Females Hormones Levels in Humans

Female Hormone Levels in Humans:


  • In humans, the female hormone levels vary throughout the menstrual cycle and at different stages of life. 
  • The primary female hormones are oestrogen, progesterone, follicle-stimulating hormone (FSH), and luteinizing hormone (LH). 
  • Here's a breakdown of the hormonal changes:

Menstrual Cycle: 

- Reproductive cycle in female primates (e.g., humans) characterised by the release of one ovum (ovulation) and recurring menstruation.

- Menarche: Onset of the first menstruation at puberty.

- Menstrual Cycle Length: Average interval between two menstrual periods is around 28/29 days.

- Major Events in Menstrual Cycle: Menstrual phase (3-5 days of menstrual flow), follicular phase, ovulation, and luteal phase.

1. Menstrual Phase:

  • Menstrual flow occurs due to the breakdown of the endometrial lining of the uterus. 
  • Lasts for 3-5 days. Occurs if the released ovum is not fertilised.
  • Lack of Menstruation: Lack of menstruation may indicate pregnancy or other underlying causes like stress or poor health.

2. Follicular Phase: 

  • Primary follicles in the ovary grow into mature Graafian follicles. 
  • Endometrium of the uterus regenerates. 
  • Changes induced by pituitary and ovarian hormones.
  • Hormone Levels in Follicular Phase: Gonadotropins (LH and FSH) gradually increase, stimulating follicular development and oestrogen secretion by the growing follicles.
  • LH Surge and Ovulation: LH levels peak around the 14th day of the cycle, leading to the rupture of the Graafian follicle and release of the ovum (ovulation). Estrogen levels peak just before ovulation.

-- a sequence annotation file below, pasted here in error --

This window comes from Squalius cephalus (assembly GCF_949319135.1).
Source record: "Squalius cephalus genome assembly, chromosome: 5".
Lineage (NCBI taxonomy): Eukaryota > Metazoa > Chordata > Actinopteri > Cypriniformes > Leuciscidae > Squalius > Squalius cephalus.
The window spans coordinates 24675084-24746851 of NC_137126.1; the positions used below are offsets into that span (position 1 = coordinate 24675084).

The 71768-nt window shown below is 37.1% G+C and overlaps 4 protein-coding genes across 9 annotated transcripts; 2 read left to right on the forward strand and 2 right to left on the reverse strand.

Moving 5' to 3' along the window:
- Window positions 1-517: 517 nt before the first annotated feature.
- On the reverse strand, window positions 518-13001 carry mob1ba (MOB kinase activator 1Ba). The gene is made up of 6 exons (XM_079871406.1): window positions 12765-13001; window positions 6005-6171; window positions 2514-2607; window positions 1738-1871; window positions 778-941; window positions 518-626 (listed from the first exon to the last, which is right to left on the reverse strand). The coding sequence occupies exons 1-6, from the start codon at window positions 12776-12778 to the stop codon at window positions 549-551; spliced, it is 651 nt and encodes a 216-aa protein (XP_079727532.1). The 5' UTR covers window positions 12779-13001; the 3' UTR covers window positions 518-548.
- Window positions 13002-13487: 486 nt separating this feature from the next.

3. Luteal Phase: 

  • Remaining parts of the Graafian follicle transform into the corpus luteum. 
  • Corpus luteum secretes progesterone, essential for maintaining the endometrium for potential implantation of a fertilised ovum.


Diagrammatic representation of various events during a menstrual cycle

Menstruation or Pregnancy: 

  • If fertilisation doesn't occur, the corpus luteum degenerates, causing disintegration of the endometrium and menstruation. 
  • During menstruation, the decreasing levels of oestrogen and progesterone lead to the shedding of the uterine lining, resulting in menstrual bleeding. 
  • Hormone levels gradually start to rise again as the menstrual cycle progresses into the follicular phase.
  • In pregnancy, all events of the menstrual cycle cease.
  • During pregnancy, the placenta produces high levels of oestrogen and progesterone to support the development of the foetus.
  • Oestrogen and progesterone play crucial roles in maintaining the uterine lining and preventing menstruation during pregnancy.


  • Menopause is a natural stage in a woman's life when menstrual cycles cease, usually occurring between the ages of 45 and 55.
  • During menopause, there is a significant decline in oestrogen and progesterone production. FSH and LH levels may rise.